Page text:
The quiet Y2K transition has given way to renewed concerns over the IT skills shortage, as most Australian companies begin redeploying their Y2K staff to new projects.
The channel, as with other industry sectors, is holding onto its Y2K staff and looking for additional resources.
Integrator Senteq is one company already `hunting' for new staff, according to general manager Chris Leach.
Leach said his Y2K staff would be `easily transferred' to a range of new projects including GST introduction, e-business initiatives and related security developments.
Integrator Volante's managing director, Wayne Morris, said it had carried out most of its Y2K projects with contractors, with the majority staying on to work on other projects.
Morris said the company hadn't had too many problems so far getting staff when it needed them, but he believed there is definitely a skills shortage in certain areas, citing high-end skills such as networking as an example. `It's just an ongoing issue,' Morris said.
Darron Lonstein, director of technical marketing at network integrator Com Tech, said it hadn't actually employed anyone specifically for Y2K. `We had employed people because of the growth in project work.'Lonstein said it was not looking at reducing its staff in any way. `If anything we're continuing to grow.' When asked by ARN if he thought there was a skills shortage, Lonstein said he thought the trend of a shortage of good skilled people in Australia would continue, because of the amount of activity taking place. He believes it is across the board, including areas such as networking and communications through to Internet development. `There is a shortage of good skilled people and it's an area I think a lot of work and training needs to go in to.'Meanwhile, reports continue to suggest the Y2K transition has remained extremely smooth for the Australian IT industry.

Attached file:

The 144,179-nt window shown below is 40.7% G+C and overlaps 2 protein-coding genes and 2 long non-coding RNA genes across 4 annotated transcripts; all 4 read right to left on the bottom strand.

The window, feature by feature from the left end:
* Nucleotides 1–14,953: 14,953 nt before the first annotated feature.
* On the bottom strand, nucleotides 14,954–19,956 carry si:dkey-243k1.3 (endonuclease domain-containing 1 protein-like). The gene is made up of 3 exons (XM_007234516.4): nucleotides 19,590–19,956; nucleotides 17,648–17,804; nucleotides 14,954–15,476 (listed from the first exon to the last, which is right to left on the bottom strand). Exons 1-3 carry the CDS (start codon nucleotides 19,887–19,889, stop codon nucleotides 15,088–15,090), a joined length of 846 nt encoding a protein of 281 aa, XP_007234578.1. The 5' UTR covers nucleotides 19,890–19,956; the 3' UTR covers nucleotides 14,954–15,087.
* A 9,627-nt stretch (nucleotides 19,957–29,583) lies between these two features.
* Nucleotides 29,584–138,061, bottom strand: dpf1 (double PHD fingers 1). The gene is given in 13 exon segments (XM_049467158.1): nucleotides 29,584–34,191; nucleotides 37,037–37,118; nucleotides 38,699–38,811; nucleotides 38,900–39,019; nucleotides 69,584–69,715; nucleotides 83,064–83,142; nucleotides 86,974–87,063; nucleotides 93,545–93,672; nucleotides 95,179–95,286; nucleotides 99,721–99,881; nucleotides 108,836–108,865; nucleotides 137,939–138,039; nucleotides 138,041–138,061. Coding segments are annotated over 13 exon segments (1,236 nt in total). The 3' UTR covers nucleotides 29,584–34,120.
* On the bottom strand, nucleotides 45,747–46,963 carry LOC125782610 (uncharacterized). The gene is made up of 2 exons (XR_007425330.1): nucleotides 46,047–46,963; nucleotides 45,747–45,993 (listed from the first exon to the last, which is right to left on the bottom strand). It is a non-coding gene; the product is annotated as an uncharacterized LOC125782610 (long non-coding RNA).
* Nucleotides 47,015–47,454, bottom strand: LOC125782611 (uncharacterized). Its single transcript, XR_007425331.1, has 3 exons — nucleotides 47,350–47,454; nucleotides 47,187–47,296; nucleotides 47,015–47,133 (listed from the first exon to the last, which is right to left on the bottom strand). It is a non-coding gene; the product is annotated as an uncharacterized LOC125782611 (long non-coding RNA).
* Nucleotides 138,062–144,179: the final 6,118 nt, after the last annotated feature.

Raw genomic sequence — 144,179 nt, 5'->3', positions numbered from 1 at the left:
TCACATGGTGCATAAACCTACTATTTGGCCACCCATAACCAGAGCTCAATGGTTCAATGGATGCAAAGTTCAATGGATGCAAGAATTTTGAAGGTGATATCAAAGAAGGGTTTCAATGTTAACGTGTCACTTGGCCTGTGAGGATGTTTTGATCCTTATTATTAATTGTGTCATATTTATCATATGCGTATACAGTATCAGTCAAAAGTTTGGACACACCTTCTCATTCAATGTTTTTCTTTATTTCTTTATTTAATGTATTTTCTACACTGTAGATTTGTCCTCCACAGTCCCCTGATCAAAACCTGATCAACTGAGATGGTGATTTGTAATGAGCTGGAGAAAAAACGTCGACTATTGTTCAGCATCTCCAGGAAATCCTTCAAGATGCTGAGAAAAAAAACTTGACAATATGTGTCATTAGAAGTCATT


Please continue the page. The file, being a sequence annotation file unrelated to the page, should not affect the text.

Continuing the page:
An ARN survey revealed that most companies experienced a very quiet weekend, despite having support staff on call 24 x 7 throughout the Y2K rollover period. Most calls came from consumers or small businesses rather than the enterprise sector.
`The Australia/New Zealand call centre experienced one of the quietest weekends ever,' an Oracle spokesperson said. `It's ironic, but it was even quieter than last New Year's Eve. All the problems were easily rectified, which underscores the fact that everyone was well prepared.'Oracle had received only a handful of Y2K-related calls since New Year's Eve, mostly from people who hadn't applied the solutions already provided by Oracle.
Both PeopleSoft and Computer Associates had staff on call but both companies claim they did not receive any Y2K-related calls at all.
`I put it down to the fact that we started preparing so early and thoroughly,' said Imogen Riley, PeopleSoft marketing communications manager.
Computer Associates' media relations manager, David Sanday, agreed, rejecting claims that the whole Y2K panic was a con.
`It was definitely not a con,' Sanday said. `The problem was real. We've been working on this since 1996, so - while some issues may have been exaggerated - the problem did exist.'Three callsSoftware giant Microsoft Australia received just three calls in the 12-hour rollover period, but this increased to 48 by the end of the first week. The majority were from consumers and small businesses.
`We did get a couple of calls on the night from larger corporations,' said Microsoft's Year 2000 manager Lance Smith. `They turned out to be date related but not Y2K related. They picked up on existing anomalies because they were working and closely monitoring their systems.'Most of the calls were for minor date problems that were easily fixed or requests for information, Smith said.
`There was a fair smattering of more-or-less hardware related issues when customers turned on their computers and noticed the date was incorrect,' Smith said. `The most common date was 1980 when PCs started to become available. You see that on older computers when the battery runs out, and basically the solution is to reset the date and think about upgrading the system. The other main type of call were requests for information on how to be compliant, which required directing them to the Web site and taking a couple of minutes to walk them through the issues.'